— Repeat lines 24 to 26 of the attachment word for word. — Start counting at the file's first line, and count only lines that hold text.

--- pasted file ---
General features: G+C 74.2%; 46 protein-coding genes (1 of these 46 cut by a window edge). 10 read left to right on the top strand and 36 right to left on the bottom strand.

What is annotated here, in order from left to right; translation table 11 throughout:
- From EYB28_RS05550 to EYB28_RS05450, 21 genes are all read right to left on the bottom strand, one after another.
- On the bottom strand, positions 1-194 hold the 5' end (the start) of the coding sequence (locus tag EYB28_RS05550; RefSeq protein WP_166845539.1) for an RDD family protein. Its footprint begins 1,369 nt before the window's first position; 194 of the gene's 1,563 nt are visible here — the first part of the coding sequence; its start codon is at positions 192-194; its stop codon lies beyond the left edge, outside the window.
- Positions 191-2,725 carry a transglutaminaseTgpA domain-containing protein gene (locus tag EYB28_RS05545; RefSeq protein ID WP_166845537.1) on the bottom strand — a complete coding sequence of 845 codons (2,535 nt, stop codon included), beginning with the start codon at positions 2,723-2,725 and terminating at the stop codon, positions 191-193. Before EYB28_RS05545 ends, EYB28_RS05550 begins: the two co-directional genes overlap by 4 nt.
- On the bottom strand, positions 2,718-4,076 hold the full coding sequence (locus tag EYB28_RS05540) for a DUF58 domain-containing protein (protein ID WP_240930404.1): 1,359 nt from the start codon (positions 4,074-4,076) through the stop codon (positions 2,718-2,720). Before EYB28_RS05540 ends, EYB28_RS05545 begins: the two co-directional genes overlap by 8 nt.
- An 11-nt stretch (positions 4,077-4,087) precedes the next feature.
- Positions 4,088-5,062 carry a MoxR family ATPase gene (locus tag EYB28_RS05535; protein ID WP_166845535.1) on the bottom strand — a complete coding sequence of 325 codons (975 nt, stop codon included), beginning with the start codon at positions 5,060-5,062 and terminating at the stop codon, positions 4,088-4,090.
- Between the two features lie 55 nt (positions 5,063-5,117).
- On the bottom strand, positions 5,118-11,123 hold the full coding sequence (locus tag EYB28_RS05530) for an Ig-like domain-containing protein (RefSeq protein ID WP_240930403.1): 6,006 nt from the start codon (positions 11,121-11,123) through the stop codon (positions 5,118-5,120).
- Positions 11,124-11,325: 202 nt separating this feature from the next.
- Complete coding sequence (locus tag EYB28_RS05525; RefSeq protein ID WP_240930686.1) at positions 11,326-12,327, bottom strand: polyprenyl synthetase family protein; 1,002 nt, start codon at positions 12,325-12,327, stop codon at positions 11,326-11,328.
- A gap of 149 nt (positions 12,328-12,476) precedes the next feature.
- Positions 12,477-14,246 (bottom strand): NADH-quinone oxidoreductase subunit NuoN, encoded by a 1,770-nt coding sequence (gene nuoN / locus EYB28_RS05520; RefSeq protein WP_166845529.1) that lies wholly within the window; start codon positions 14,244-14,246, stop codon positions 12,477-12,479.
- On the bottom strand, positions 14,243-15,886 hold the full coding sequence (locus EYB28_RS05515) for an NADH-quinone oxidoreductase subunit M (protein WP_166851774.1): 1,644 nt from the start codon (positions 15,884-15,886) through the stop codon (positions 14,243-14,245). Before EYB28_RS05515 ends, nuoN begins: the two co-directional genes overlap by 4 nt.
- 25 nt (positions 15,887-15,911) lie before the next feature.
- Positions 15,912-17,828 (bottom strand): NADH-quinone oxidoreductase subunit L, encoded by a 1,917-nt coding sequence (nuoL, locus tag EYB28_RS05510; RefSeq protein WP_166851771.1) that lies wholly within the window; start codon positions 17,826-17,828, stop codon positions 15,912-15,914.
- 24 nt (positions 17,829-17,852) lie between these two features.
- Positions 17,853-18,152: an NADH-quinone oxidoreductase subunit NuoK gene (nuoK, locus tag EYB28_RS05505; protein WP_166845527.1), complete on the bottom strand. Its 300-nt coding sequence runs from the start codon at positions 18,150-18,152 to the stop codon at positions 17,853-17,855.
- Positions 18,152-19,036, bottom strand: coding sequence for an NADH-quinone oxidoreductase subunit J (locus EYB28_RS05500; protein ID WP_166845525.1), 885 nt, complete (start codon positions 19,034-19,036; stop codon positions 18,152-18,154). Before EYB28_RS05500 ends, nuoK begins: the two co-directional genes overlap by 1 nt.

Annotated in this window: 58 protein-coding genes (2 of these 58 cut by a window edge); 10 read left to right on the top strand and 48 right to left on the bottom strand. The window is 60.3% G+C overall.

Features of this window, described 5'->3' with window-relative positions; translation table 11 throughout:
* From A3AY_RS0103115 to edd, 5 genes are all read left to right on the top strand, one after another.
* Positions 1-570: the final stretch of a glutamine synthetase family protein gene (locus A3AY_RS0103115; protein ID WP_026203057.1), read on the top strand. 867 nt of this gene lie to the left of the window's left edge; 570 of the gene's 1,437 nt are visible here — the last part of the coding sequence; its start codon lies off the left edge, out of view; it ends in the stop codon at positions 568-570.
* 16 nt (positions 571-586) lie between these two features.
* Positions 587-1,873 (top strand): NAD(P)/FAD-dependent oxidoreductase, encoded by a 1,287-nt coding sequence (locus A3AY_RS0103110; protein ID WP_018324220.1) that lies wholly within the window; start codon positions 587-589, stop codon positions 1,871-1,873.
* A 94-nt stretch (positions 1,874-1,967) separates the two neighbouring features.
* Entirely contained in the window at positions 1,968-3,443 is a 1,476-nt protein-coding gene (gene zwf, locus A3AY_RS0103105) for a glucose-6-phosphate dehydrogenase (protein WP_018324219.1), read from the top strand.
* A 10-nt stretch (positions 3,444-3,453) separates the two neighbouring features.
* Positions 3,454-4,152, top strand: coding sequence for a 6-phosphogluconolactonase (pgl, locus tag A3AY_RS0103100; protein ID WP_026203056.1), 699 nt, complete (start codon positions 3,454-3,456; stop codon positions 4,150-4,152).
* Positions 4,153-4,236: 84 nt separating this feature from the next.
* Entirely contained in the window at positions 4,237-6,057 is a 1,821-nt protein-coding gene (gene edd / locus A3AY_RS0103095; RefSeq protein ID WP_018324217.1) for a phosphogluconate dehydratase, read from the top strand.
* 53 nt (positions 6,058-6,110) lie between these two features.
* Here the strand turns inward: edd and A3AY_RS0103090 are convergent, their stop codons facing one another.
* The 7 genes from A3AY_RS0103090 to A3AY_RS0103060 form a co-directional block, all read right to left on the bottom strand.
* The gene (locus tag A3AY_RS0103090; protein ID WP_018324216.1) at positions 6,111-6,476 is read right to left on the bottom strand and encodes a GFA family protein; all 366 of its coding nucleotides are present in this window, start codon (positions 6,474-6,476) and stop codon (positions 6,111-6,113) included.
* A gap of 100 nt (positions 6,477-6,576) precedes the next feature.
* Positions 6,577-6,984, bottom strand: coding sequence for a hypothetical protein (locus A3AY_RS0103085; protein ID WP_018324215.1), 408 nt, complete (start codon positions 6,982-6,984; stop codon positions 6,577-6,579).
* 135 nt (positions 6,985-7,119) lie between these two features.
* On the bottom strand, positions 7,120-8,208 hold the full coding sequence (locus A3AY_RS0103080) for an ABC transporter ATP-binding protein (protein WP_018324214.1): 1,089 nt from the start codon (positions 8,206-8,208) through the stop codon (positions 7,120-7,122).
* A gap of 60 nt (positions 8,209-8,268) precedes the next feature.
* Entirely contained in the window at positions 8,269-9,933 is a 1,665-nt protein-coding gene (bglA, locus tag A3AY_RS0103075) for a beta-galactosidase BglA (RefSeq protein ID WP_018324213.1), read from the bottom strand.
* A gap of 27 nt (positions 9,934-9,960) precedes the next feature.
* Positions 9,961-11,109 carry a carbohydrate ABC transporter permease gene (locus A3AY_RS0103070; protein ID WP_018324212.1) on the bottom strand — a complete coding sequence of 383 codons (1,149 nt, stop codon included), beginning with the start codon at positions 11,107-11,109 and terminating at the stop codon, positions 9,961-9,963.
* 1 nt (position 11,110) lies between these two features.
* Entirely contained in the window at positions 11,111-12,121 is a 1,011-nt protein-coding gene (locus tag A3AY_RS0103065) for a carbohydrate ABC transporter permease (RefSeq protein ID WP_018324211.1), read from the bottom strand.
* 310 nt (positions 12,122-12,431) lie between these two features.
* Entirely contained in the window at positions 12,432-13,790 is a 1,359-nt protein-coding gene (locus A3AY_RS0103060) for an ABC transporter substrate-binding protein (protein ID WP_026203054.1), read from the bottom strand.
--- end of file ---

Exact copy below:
* Positions 1-570: the final stretch of a glutamine synthetase family protein gene (locus A3AY_RS0103115; protein ID WP_026203057.1), read on the top strand. 867 nt of this gene lie to the left of the window's left edge; 570 of the gene's 1,437 nt are visible here — the last part of the coding sequence; its start codon lies off the left edge, out of view; it ends in the stop codon at positions 568-570.
* 16 nt (positions 571-586) lie between these two features.
* Positions 587-1,873 (top strand): NAD(P)/FAD-dependent oxidoreductase, encoded by a 1,287-nt coding sequence (locus A3AY_RS0103110; protein ID WP_018324220.1) that lies wholly within the window; start codon positions 587-589, stop codon positions 1,871-1,873.